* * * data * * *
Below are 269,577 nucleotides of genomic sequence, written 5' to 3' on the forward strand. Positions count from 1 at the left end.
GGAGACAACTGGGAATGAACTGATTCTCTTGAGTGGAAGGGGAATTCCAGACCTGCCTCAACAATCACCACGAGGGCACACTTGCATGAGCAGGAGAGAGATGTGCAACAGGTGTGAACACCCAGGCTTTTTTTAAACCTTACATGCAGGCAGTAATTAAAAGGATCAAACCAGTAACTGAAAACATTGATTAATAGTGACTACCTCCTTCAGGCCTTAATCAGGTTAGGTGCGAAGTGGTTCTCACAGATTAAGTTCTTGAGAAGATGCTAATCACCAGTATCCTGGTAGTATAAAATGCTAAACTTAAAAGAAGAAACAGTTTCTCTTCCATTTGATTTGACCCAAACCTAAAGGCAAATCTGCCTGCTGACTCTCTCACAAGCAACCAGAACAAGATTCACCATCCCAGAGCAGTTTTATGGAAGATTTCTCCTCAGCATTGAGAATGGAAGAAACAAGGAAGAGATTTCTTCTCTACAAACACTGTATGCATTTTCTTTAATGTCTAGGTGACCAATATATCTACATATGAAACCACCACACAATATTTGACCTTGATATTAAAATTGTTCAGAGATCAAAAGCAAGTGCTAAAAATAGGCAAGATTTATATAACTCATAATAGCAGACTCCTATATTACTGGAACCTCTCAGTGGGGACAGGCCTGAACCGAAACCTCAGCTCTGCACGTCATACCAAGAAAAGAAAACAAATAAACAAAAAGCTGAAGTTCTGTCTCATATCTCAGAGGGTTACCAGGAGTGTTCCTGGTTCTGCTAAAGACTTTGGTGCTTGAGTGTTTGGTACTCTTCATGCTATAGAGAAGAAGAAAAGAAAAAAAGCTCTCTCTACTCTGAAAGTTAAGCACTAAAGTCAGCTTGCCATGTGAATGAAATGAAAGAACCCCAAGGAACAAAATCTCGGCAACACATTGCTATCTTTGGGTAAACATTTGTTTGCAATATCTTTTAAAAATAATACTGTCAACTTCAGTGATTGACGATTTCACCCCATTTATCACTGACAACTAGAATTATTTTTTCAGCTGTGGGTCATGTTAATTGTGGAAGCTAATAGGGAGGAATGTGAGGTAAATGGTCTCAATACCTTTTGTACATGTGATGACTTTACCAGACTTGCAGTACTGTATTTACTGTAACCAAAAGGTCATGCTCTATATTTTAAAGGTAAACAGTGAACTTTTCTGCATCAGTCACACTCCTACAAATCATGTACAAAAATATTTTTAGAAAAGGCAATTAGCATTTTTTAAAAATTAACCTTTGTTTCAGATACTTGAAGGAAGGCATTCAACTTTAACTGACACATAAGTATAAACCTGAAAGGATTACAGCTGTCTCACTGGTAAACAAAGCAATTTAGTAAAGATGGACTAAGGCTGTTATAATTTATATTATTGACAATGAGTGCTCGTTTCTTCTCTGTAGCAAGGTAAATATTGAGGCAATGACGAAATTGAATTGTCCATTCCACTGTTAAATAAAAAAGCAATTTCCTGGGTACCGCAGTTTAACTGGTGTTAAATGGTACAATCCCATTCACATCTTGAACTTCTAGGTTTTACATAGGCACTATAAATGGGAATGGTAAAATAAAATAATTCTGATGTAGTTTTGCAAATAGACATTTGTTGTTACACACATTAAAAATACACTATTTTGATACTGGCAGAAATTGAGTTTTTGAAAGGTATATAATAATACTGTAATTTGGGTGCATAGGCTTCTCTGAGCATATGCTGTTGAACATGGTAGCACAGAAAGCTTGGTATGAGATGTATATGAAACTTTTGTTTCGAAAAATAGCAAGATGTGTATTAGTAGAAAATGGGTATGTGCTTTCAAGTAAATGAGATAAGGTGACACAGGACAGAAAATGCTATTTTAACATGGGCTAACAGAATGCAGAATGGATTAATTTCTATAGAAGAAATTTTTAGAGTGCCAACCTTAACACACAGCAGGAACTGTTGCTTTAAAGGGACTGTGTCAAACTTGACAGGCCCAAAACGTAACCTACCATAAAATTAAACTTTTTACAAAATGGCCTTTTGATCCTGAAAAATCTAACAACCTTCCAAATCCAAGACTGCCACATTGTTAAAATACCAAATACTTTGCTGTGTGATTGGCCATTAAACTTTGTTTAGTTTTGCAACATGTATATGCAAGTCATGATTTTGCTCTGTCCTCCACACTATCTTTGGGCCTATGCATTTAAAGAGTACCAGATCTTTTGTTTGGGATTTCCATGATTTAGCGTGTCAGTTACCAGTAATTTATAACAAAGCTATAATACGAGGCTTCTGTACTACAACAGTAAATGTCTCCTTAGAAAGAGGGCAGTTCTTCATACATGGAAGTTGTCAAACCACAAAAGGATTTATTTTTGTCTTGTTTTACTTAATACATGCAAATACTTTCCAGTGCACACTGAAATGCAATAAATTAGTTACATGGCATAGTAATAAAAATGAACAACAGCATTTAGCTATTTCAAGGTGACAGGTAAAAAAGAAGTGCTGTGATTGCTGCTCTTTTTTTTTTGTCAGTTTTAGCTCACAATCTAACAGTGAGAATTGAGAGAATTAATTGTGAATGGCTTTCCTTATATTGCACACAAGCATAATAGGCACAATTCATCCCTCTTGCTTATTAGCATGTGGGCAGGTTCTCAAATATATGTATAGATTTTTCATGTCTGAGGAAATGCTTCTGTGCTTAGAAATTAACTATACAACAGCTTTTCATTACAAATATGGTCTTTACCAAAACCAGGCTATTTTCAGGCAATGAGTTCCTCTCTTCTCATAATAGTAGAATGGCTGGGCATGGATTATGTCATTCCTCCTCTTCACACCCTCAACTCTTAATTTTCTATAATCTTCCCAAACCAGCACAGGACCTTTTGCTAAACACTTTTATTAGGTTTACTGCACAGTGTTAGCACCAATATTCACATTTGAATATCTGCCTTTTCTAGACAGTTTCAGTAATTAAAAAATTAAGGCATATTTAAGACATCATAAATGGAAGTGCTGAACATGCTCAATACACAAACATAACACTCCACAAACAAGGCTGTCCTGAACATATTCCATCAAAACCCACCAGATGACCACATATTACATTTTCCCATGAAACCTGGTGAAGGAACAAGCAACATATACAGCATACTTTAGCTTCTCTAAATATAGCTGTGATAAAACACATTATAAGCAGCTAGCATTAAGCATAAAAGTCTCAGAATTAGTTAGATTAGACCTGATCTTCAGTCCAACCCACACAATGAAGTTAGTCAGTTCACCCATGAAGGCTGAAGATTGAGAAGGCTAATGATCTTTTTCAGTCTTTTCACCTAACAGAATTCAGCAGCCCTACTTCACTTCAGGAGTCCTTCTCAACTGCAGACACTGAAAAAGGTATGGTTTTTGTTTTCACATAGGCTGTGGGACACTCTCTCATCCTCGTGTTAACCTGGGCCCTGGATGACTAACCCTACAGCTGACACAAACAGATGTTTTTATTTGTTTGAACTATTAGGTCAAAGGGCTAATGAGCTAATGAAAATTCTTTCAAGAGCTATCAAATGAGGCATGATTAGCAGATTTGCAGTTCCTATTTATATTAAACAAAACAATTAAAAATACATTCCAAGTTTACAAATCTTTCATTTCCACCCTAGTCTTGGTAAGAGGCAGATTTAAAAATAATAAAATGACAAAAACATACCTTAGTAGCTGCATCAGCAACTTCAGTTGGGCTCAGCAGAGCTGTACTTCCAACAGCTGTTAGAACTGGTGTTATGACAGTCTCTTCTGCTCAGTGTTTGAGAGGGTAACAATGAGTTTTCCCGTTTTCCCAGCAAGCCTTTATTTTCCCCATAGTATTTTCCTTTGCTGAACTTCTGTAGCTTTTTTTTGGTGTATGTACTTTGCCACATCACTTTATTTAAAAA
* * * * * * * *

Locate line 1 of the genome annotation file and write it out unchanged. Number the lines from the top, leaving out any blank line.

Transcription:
Below are 269,577 nucleotides of genomic sequence, written 5' to 3' on the forward strand. Positions count from 1 at the left end.